- Pacing: Your dog will walk along the same route back and forth. This will often last a few minutes or longer, although it can take place for just a few seconds
- Licking: General licking does not apply. Stereotypical licking is usually in the same area of their body until the point of hair loss, raw skin, and sometimes even bleeding
- Tail chasing: This is not the same as a puppy playfully chasing their tail for a few seconds. This is a behavior seen often and continuously until the dog falls over of catches their tail, only to start again
Causes of Stress in Dogs
We have summarized the top six reasons for dogs to become stressed below. Therefore, you can identify which factors may be affecting your pup.
Confusion and Memory Loss
When situations are new or interrupt your dog’s normal schedule, they can become confused and this leads to stress. Your dog cannot ask for clarification when new people visit or if their bed is washed and moved. Therefore, their confusion is, understandably, usually accompanied by stress. Furthermore, you can’t always provide answers or comfort in the situation. For example, if a plumber comes over to visit, you’ll most likely go greet them and show them the affected area. During this time, your dog will be stressed about the stranger entering their home, you leaving, and you not being able to comfort them.
Although it is more uncommon, your dog can experience memory loss which can be incredibly stressful. This is seen more prominently in elderly dogs as they often suffer from dementia. This is an umbrella term for memory loss with other negative cognitive behaviors. Your dog may forget what they are doing, who you are, or even where they are. This can cause them deep stress that can affect them immediately.
An afraid dog is one that is overwhelmed with stress. The fear they are experiencing does not need to be severe for a stress-induced reaction. From a single loud noise to a few hours in a new environment, fear of all different kinds can still lead to stress responses.
Your dog may feel an immediate but fleeting feeling of fear, such as their reaction to one loud noise and feel stressed for a short period of time. This is usually due to the anticipation of a further sound happening. A longer feeling of fear may be an introduction to someone new. The initial introduction will be stressful and they will need time to adjust to this new person and begin to trust them. Long periods of fear may be an introduction to a new environment or something overwhelming, such as a party. These fear responses induce the most severe levels of stress for much longer periods of time.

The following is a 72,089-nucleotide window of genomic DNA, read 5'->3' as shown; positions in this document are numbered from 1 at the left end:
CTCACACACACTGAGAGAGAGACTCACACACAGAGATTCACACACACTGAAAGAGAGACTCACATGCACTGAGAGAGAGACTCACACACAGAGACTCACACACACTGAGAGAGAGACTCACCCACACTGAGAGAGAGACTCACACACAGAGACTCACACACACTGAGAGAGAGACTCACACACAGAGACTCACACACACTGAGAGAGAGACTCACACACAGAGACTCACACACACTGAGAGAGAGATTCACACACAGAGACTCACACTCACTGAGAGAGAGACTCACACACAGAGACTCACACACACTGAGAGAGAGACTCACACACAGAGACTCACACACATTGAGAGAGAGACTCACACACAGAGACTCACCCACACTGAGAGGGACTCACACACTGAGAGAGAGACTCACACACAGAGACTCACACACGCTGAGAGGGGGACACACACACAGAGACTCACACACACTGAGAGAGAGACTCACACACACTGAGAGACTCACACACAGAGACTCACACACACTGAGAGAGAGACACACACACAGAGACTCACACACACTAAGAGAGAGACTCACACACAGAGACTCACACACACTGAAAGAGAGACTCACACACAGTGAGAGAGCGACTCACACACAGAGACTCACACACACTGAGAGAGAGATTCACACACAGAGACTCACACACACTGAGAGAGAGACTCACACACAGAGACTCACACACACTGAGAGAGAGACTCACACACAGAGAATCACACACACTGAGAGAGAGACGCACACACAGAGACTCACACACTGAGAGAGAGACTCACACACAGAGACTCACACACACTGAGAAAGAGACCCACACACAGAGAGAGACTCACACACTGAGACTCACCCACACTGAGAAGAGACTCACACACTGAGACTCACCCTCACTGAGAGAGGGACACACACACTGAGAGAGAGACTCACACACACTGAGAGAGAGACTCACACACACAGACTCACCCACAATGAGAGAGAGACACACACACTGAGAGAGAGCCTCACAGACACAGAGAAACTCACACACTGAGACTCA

Separation from Puppies
When a mother dog is separated from her puppies, this can bring her some stress. It is important to note that it is a necessary step as a breeder if you do not plan to keep the puppies. She may feel even more stress if she is left with puppies nibbling her teats and no space to call her own when they are fully weaned.
Excess and unnecessary stress can be induced by the mother is separated from her puppies too early. Puppies and mothers have a strong bond along with hormonal attachments. They need each other until they are properly weaned. Beyond the obvious concerns, puppies have very fragile immune systems, and levels of high stress can be damaging to them. When a vulnerable dog experiences stress, it weakens their already weak immune system, making them more susceptible to illness. As for the mother, she can experience stress when the puppies are removed, which can lead to a wide variety of stress behaviors.
Loss of a Loved One
Whether it is the death of one of your dogs or your dog is being re-homed, losing someone from their family is just as difficult as it is for us. Stress is tied to a wide range of feelings a dog uses to cope.
Alongside all the emotions we will usually feel, dogs also feel confusion and stress because they may not understand what has happened to their loved one. If their owner or your other dog has passed away, they may not know this, especially if they did not pass away at home. Therefore, they may be anxiously waiting for their return. If you have to re-home your dog or re-home a rescue dog, they may initially experience a large amount of stress because of the loss of those they knew. They may be awaiting a past owner’s return and therefore pace or cry. However, their level of stress will depend on their individual factors such as personality, age, and time since being re-homed.
Change of Residence
When you move, this is a large change for your dog and it can certainly be reflected by stress. Dogs have to become aware of a whole new surrounding in combination with new smells, sounds, and what each area allows. For example, they will have to discover which room is the bedroom and their refuge, or which room can they go to get a drink in.